Romney Win Could Significantly Change Health Reform in Calif.
If GOP presidential candidate Mitt Romney is elected and delivers on his promise to dismantle the Affordable Care Act, California residents enrolled in health care programs launched in anticipation of the ACA might be without coverage in 2014, Kaiser Health News reports.
Each state runs a federally subsidized high-risk pool for individuals with pre-existing conditions. The pools expire in January 2014 because an ACA provision is set to take effect that allows those individuals to purchase health plans from private insurers through state-run health insurance exchanges (Varney, Kaiser Health News, 11/5).
California already has establishedÂ a state health insurance exchange, called Covered California.
State officials estimate that about two million residents, many of whom are uninsured, will obtain insurance through the exchange beginning in 2014 (California Healthline, 6/29).
Implications of Romney Dismantling ACA
If Romney becomes president and dismantles the ACA, state residents with pre-existing conditions might not be able to obtain coverage through the exchange after the high-risk pools close, according to observers.
In addition, if Romney undoes the reform law, state residents participating in the Low Income Health Program -- developed by the state as a precursor to a Medi-Cal expansion under the ACA -- might not have access to the expanded program after LIHP is shut down in 2014. Medi-Cal is California's Medicaid program.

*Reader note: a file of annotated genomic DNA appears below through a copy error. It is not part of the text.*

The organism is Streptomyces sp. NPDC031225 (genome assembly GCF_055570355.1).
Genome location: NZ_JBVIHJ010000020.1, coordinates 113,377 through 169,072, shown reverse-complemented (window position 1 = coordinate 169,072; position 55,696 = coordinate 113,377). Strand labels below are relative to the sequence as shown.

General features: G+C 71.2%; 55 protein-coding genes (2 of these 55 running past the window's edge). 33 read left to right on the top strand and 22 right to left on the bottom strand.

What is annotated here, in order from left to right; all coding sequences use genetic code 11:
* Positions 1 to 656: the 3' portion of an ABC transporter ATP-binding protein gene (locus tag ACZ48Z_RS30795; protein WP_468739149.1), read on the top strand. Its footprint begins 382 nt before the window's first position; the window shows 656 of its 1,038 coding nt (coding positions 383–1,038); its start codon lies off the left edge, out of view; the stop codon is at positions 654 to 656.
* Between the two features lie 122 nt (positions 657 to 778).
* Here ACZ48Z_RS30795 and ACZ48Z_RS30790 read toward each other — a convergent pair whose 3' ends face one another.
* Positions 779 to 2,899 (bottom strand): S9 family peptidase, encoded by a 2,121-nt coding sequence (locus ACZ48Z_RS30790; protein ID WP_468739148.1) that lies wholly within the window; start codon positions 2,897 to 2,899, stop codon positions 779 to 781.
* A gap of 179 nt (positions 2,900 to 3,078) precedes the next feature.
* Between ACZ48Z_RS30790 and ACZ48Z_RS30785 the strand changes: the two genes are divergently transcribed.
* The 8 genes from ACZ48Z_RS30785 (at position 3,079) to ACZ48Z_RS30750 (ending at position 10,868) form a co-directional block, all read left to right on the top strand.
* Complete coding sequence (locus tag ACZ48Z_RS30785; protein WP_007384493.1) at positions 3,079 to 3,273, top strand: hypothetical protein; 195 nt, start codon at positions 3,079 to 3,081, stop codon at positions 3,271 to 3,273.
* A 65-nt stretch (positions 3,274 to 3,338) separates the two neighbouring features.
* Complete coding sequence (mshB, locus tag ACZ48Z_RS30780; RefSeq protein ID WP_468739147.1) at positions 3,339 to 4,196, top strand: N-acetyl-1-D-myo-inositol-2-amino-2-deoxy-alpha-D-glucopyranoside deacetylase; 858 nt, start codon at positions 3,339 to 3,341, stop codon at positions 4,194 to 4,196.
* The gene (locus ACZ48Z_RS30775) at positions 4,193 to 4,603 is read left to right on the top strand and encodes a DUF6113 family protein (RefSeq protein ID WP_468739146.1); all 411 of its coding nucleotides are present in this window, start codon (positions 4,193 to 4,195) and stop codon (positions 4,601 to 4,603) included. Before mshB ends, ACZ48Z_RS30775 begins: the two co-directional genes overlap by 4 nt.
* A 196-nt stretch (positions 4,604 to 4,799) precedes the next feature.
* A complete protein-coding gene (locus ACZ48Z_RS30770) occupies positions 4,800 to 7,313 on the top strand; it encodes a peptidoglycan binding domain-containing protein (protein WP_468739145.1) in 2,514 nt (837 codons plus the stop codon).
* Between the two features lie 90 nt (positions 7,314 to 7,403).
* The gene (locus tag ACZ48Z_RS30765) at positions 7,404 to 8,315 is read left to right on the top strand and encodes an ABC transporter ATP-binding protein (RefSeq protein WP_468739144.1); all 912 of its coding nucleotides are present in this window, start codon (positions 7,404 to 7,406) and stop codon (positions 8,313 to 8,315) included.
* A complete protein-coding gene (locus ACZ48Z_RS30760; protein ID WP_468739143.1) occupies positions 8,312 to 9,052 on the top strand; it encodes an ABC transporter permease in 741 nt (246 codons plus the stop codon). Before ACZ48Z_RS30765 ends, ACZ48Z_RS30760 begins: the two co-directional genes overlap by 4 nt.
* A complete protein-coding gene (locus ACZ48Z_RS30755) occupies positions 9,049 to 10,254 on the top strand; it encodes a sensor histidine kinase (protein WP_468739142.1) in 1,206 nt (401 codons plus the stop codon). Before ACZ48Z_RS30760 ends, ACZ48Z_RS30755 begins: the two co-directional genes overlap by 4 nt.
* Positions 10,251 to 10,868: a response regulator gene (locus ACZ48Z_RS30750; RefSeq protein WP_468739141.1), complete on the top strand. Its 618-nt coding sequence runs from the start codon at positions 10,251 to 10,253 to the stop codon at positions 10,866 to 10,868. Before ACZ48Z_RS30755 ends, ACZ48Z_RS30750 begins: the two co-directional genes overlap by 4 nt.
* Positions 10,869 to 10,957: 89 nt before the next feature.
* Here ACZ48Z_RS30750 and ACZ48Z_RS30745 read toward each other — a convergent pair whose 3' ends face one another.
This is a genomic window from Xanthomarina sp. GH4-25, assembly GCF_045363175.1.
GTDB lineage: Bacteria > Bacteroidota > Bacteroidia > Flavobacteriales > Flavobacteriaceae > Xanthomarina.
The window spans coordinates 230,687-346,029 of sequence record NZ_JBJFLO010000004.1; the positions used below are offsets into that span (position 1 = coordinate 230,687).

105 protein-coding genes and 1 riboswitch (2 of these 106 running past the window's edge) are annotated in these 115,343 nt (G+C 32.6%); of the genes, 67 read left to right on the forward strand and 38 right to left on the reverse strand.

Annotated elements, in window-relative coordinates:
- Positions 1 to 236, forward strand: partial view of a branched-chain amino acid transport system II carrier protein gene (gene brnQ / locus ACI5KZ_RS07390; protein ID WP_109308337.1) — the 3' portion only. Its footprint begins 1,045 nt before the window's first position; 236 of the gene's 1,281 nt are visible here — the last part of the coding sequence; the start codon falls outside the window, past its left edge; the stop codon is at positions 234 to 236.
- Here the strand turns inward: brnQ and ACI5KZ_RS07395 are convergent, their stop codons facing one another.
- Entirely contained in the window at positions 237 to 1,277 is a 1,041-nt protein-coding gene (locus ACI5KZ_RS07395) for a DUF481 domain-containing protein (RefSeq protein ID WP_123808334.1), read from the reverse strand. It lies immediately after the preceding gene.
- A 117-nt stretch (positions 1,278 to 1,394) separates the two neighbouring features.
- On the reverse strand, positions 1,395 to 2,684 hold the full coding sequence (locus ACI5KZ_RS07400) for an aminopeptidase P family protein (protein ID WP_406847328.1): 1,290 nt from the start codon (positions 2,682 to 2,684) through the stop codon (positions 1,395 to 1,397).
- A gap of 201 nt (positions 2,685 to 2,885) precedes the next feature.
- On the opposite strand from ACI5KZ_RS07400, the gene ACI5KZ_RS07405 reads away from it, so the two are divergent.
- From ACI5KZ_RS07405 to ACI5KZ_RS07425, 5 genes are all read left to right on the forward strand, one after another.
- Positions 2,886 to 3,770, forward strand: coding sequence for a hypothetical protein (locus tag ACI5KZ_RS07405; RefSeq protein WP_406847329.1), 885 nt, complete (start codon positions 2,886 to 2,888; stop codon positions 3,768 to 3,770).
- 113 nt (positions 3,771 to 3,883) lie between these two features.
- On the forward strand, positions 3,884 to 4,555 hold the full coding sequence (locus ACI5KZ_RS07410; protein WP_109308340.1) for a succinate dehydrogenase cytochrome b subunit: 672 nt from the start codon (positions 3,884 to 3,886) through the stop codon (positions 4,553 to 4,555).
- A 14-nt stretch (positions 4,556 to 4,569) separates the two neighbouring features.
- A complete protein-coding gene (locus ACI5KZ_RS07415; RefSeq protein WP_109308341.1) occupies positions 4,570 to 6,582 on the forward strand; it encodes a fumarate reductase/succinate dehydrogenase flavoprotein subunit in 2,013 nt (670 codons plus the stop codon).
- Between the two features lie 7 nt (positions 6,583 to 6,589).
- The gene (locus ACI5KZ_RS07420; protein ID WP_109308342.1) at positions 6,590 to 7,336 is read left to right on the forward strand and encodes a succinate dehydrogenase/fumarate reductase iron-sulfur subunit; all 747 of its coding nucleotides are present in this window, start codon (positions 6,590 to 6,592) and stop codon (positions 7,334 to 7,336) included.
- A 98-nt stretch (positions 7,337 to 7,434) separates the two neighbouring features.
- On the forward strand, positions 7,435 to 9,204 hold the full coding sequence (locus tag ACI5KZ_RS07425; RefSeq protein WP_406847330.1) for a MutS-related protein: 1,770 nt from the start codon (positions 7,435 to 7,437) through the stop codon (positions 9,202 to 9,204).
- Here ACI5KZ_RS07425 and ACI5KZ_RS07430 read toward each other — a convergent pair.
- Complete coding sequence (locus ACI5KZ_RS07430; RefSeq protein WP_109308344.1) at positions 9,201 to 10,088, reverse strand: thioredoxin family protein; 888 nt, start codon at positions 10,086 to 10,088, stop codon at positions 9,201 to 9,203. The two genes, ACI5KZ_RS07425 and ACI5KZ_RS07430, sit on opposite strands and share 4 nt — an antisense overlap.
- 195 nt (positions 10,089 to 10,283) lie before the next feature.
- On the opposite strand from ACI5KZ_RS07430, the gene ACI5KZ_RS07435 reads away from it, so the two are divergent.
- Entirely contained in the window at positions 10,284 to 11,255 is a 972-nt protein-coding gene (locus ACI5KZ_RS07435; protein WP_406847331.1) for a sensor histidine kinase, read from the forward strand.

Anthony Wright -- executive director of Health Access California -- said, "It's the ballgame at stake," adding, "We go from the major reforms to a salvage operation" if Romney dismantles theÂ ACA.
Peter Harbage -- a policy analyst and health issues advisor -- said, "The fundamental design of health reform in California was a layering of stuff," adding, "Phase one, phase two and phase three, and if one of the later phases doesn't materialize, then people could be left without insurance."
However, Michael Cousineau -- an associate professor of family medicine at the Keck School of Medicine at the University of Southern California and health care financing adviser -- said that Romney's support of states choosing their own health reforms could suggest that his administration still would allow California to expand its insurance programs.Cousineau said, "The question is how much money would the federal government put into it?" (Varney, Kaiser Health News, 11/5). This is part of the California Healthline Daily Edition, a summary of health policy coverage from major news organizations. Sign up for an email subscription.